Corneta Scale 0 and 1 represent the two positions of the valve. These are arbitrary labels as there is no spring mechanism so there is no default position for the valve.

You’ll also notice in this scale that the lowest note is a G. Playing the low C (second harmonic) is not possible because of the bore profile of the instrument (the fact that it starts and stays small relative to the length of tubing). This is just like the missing first harmonic on any modern trumpet – you cannot play a proper pedal C on a B-flat trumpet, but you can on a flugelhorn because the bore profile is different.

The receiver is large enough to take a trumpet mouthpiece. This receiver is part of a lead pipe that goes into the tubing in the same way as a piccolo trumpet or flugelhorn and then acts as a tuning slide. The size of the tubing up to and including the valve mechanism is small. Visually it looks about the same bore as you’d expect on a piccolo, or maybe a D trumpet, definitely no bigger. I believe that this is a major contributing factor to that missing low C. The rest of the instrument in then conical but unlike a military bugle it has a proper flare to the bell which is not dissimilar to the bell of a modern pocket trumpet.

Mouthpieces

This instrument cannot be well described without also addressing the mouthpiece that is used with it. I will attempt to be concise about this and will probably return to the subject when I write the blog post about small mouthpieces that I have been meaning to for a long time…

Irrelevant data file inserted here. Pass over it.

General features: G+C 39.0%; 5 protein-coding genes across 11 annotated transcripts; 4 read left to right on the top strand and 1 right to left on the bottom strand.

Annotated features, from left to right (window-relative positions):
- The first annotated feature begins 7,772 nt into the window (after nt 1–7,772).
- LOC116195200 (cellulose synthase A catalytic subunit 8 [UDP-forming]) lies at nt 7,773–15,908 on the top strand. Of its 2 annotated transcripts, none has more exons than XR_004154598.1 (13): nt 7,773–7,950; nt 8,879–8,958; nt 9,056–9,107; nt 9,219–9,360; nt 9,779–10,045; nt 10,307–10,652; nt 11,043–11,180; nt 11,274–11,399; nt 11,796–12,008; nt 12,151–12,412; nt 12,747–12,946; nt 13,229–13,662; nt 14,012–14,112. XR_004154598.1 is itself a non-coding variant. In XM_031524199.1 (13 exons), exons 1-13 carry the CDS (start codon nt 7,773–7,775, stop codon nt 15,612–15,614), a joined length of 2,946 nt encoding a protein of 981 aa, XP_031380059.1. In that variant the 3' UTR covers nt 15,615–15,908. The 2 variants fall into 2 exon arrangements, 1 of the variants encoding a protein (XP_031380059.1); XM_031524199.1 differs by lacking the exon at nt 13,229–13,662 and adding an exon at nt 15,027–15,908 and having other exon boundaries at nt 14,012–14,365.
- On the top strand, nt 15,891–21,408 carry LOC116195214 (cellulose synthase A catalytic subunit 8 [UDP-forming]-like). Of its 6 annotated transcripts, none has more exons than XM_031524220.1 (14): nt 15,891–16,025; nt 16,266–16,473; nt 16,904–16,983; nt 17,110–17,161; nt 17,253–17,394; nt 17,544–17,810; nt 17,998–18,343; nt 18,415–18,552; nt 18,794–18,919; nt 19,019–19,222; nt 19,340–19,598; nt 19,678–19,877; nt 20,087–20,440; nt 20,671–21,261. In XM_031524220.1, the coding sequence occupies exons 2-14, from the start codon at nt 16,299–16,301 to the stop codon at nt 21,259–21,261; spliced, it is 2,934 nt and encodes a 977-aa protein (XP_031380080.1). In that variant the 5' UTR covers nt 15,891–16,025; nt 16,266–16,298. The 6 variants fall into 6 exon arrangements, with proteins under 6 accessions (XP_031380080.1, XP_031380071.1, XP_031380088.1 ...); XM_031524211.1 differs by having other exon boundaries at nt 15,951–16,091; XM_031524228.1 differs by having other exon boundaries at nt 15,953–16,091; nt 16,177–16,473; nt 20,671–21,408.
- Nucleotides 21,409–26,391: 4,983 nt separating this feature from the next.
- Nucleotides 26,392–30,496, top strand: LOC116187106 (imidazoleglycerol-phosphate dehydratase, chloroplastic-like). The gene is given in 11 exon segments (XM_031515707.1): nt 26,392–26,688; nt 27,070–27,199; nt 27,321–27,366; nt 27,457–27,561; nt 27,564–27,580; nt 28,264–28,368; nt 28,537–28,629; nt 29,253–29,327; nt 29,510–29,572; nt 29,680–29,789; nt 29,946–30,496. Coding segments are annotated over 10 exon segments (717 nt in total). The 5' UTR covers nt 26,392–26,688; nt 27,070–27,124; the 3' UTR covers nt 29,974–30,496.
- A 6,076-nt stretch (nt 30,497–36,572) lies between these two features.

These are the features of a Honsuy 1 mouthpiece:

  • Length: short, like an old short-shank British cornet mouthpiece. Differing from that mouthpiece however because the size of the instrument’s receiver is large enough to fit a trumpet mouthpiece, unlike a normal cornet.
  • Rim: thinner than a trumpet or cornet mouthpiece; like that on a French-horn mouthpiece.
  • Diameter: approximately 15.10mm or 0.590 inches.
  • Cup: by the standards of most, this would be described as very shallow. I expect that most trumpet players would “bottom out” on this mouthpiece.
  • Throat: very small, at most a 30 drill (standard size is 27). I think that this is a defining feature of the mouthpiece as it creates a lot of resistance.
  • Backbore: No measurements available, but it is around half the length of a normal trumpet backbore and increases from the small throat to full-bore-size in that space.

I also had access to an unmarked mouthpiece with a slightly larger internal diameter and deeper cup but found this much harder to play in the usable range of the instrument.

Sound

The only way to get a good feel for how these instruments sound is to hear them. Below is a short list of videos that I think give you a good idea of how they should sound. Warning: Allowing YouTube to recommend similar videos could waste hours of your life.

Ensembles

Generally these cornets are only used in one type of band. This is a style of music that has been gaining popularity in the southern regions of Spain for approximately thirty years.

Typically the ensemble is a drum and bugle band. There are three sections of instruments. Firstly the percussion section; secondly the bugles, which are split into four parts; and thirdly a group of trumpets, flugelhorns, baritones and tubas that fill in the rest of the tonality and harmony of the music.

Coda

I hope you’ve enjoyed reading this brief explanation of the Spanish Bugle. At the bottom of this post I have added a small gallery of photographs that I took of the instrument I borrowed.

If you have any questions for me then please comment. ~iii<0